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29 Jan 2019 | 08:01 PM UTC

US: Winter storm brings severe cold, snowfall from Midwest to Northeast Jan. 29 /update 2

United States of America News Alert

Winter Storm Jayden brings extreme winter weather to the Midwest, Mid-Atlantic, South, and Northeast January 29, with over 1600 flights canceled; at least five weather-related deaths reported

TIMEFRAME expected from 1/29/2019, 12:00 AM until 2/1/2019, 11:59 PM (America/Chicago). COUNTRY/REGION North Dakota, South Dakota, Nebraska, Kansas, Minnesota, Wisconsin, Iowa, Missouri, Michigan, Illinois, Indiana, Ohio, Pennsylvania, New York, West Virginia, Vermont, New Hampshire, Maine, Massachusetts, Connecticut, New Jersey, Alabama, Washington, DC, Maryland, North Carolina, Tennessee, Georgia, Virginia

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Winter Storm Jayden continues to bring historically cold temperatures and snowfall to parts of the Midwest, Mid-Atlantic, South, and Northeast as of Tuesday, January 29, leading to significant transportation and business disruptions. Over 1600 flights have been canceled on Tuesday due to the storm and many schools and government offices have been closed in affected areas. The states of Wisconsin and Alabama have declared states of emergency. At least five people have been killed in winter weather-related incidents.

As of Tuesday afternoon (local time), the National Weather Service has issued wind chill warnings across the Midwest, including in North Dakota, South Dakota, Nebraska, Kansas, Minnesota, Iowa, Missouri, Wisconsin, Illinois, Michigan, Indiana, and Ohio, with affected areas forecast to experience temperatures below -18°C (0°F), with wind chills as low as -51°C (-60°F). Portions of Pennsylvania, New York, and West Virginia are also under wind chill warnings, with wind chills forecast as low as -22°C (-8°F). Winter storm warnings and winter weather advisories are also in effect for parts of the states of Michigan, Maine, New Hampshire, Vermont, Massachusetts, Connecticut, New York, Pennsylvania, New Jersey, Maryland, West Virginia, Virginia, North Carolina, Tennessee, and Georgia, as well as the District of Columbia.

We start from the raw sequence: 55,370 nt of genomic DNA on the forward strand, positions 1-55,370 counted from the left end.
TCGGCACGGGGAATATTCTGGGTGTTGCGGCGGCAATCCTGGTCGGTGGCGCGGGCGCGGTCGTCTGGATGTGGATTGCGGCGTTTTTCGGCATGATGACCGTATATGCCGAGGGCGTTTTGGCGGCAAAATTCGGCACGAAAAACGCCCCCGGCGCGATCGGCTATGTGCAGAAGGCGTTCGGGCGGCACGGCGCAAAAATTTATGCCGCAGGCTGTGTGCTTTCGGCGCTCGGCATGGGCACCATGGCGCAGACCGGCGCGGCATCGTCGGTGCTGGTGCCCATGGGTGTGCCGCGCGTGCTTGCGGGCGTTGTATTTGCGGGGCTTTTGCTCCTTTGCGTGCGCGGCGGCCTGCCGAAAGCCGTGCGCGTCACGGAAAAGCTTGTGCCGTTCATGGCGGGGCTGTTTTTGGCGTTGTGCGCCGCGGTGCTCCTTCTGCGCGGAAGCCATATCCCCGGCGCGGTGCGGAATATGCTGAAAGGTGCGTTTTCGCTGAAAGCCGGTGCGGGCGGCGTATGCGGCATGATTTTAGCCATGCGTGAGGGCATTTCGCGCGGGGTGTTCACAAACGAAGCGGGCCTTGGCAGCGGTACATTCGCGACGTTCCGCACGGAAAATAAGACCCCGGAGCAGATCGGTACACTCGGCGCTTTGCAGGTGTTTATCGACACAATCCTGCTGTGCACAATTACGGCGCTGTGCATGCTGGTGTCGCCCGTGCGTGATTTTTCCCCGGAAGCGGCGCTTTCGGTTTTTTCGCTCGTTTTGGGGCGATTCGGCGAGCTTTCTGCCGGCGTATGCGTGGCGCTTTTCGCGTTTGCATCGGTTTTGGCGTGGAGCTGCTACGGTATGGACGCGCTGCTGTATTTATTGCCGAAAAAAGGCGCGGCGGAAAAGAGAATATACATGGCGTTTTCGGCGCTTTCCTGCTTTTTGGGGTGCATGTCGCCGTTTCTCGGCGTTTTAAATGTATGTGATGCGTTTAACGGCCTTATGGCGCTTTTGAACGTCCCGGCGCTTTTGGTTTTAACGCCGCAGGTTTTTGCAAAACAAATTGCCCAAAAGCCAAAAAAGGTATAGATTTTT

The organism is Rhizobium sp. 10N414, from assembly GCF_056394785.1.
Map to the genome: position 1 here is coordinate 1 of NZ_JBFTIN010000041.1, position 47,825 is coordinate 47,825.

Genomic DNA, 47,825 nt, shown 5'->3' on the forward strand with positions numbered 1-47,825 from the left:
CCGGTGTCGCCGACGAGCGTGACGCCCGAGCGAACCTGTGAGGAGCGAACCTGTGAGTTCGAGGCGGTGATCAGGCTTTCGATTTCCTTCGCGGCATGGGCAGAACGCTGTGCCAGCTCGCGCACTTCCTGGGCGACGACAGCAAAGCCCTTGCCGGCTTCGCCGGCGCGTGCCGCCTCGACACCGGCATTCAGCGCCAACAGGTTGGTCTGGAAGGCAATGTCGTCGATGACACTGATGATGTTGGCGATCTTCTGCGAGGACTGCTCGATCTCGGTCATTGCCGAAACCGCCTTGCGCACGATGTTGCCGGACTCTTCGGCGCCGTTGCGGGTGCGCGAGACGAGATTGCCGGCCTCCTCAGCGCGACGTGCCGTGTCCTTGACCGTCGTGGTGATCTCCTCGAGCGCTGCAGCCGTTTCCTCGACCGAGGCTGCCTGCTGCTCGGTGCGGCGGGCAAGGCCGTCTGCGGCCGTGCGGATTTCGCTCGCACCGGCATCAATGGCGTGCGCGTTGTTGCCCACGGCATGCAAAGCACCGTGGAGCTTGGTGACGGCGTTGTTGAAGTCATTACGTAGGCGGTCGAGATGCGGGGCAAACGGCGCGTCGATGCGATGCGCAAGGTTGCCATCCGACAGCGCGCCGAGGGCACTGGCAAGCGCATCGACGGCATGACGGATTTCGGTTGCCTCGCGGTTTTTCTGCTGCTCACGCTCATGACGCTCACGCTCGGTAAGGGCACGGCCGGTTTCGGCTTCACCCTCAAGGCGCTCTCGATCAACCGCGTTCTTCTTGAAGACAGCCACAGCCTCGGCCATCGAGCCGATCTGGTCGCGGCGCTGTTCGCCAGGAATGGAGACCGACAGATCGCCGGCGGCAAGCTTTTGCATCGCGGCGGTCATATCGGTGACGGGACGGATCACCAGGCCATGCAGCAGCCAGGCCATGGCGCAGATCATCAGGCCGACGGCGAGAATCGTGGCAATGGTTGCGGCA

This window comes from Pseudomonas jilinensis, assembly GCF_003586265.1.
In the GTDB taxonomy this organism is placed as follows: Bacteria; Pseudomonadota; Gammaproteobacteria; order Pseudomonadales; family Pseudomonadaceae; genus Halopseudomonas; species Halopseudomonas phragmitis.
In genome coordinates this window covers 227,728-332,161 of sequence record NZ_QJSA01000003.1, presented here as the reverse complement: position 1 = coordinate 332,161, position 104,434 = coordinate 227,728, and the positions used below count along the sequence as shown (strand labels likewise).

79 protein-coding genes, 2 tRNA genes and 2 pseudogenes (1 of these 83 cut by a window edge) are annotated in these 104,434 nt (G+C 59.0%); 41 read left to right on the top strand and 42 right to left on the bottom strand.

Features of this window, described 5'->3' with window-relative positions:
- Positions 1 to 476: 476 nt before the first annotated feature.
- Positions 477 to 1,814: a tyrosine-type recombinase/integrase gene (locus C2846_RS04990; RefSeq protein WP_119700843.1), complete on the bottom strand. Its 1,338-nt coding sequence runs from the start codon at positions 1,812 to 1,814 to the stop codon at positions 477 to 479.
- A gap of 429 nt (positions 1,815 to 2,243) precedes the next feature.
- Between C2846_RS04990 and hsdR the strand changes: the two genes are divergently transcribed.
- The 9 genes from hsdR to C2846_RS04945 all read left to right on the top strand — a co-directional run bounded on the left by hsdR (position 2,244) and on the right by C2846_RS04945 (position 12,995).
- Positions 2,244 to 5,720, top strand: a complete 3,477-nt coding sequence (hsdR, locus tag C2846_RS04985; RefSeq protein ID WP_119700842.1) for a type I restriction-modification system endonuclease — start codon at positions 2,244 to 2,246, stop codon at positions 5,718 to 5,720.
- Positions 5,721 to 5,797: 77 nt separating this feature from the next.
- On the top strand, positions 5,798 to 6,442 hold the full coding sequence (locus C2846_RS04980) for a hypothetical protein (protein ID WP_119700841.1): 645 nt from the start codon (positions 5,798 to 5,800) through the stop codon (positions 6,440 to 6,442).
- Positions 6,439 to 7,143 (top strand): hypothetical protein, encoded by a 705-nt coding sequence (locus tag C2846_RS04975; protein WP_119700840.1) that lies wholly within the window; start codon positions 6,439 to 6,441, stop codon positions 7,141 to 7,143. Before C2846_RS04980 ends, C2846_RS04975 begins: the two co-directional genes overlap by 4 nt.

Significant transportation disruptions, including numerous road and highway closures and flight delays and cancelations, are to be expected in affected areas over the coming hours and days. Infrastructure failures, including power outages and pipe bursts, are also possible.


The extreme temperatures are caused by low-pressure system of arctic air that sometimes travels south, in an event commonly known as a "polar vortex." Officials recorded lows of -26°C (-16°F) in Chicago (Illinois) and -27°C (-18°F) in Green Bay (Wisconsin) during the so-called Polar Vortex of 2014.


Individuals in affected regions of the US are advised to monitor local weather reports, anticipate transportation disruptions (e.g. flight delays and cancelations, icy roads, limited visibility), refrain from unnecessary travel, and keep sufficient food, water, and warm clothing if driving.


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